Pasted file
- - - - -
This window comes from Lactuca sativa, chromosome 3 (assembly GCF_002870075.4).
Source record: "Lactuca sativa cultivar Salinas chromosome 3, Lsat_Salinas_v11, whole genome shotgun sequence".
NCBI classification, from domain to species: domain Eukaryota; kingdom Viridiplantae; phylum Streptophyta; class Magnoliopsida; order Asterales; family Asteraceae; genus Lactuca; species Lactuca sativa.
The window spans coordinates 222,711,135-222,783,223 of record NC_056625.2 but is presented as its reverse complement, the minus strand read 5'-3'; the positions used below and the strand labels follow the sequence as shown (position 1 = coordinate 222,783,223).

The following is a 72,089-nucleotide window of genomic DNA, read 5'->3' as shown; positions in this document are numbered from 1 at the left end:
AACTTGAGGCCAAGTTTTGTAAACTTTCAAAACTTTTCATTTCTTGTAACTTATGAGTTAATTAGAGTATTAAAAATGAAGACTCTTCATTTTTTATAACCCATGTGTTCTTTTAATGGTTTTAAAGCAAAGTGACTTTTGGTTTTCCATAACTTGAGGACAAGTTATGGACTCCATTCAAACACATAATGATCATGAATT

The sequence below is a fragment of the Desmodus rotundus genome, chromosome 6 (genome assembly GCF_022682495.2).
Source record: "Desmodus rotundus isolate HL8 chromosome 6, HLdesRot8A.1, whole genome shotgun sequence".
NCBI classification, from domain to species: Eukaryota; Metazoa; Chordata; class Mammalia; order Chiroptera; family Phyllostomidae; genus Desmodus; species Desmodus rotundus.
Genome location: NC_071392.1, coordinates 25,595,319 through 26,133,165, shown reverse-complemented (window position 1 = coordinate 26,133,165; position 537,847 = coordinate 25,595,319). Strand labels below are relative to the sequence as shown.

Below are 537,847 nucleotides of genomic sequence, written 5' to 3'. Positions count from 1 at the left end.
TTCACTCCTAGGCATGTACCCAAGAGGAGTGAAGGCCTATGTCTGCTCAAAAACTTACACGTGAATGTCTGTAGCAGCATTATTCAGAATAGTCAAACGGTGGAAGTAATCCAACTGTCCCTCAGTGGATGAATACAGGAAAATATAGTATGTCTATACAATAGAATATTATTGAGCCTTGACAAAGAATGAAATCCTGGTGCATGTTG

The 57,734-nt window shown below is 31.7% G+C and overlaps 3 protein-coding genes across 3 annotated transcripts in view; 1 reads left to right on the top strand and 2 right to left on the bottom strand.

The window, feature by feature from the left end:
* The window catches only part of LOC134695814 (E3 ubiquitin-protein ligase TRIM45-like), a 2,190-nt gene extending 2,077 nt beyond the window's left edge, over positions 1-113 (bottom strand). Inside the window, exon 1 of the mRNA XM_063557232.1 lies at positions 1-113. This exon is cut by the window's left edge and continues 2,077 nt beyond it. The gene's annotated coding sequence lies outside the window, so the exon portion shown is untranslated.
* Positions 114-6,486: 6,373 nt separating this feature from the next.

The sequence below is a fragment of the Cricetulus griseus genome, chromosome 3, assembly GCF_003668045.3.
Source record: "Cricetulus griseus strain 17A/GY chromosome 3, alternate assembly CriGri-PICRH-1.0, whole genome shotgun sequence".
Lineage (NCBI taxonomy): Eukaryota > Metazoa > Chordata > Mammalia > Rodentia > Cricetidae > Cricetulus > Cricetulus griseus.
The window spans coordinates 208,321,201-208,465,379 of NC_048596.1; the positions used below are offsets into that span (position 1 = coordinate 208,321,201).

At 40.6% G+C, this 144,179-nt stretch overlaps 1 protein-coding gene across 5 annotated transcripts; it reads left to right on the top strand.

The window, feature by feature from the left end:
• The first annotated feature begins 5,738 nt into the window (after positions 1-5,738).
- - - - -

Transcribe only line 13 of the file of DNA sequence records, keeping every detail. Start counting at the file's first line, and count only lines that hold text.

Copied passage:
The 57,734-nt window shown below is 31.7% G+C and overlaps 3 protein-coding genes across 3 annotated transcripts in view; 1 reads left to right on the top strand and 2 right to left on the bottom strand.